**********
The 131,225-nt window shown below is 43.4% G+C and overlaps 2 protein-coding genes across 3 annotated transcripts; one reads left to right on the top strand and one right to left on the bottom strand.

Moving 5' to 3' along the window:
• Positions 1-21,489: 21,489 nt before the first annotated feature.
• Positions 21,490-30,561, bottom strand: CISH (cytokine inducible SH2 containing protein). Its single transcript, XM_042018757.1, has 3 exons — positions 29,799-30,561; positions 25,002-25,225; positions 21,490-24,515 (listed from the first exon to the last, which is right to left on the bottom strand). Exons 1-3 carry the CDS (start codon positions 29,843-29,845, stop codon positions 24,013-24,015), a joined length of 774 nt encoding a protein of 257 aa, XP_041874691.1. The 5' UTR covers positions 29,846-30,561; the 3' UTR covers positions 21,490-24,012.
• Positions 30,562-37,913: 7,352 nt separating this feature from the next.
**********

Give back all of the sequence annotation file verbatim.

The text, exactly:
The 131,225-nt window shown below is 43.4% G+C and overlaps 2 protein-coding genes across 3 annotated transcripts; one reads left to right on the top strand and one right to left on the bottom strand.

Moving 5' to 3' along the window:
• Positions 1-21,489: 21,489 nt before the first annotated feature.
• Positions 21,490-30,561, bottom strand: CISH (cytokine inducible SH2 containing protein). Its single transcript, XM_042018757.1, has 3 exons — positions 29,799-30,561; positions 25,002-25,225; positions 21,490-24,515 (listed from the first exon to the last, which is right to left on the bottom strand). Exons 1-3 carry the CDS (start codon positions 29,843-29,845, stop codon positions 24,013-24,015), a joined length of 774 nt encoding a protein of 257 aa, XP_041874691.1. The 5' UTR covers positions 29,846-30,561; the 3' UTR covers positions 21,490-24,012.
• Positions 30,562-37,913: 7,352 nt separating this feature from the next.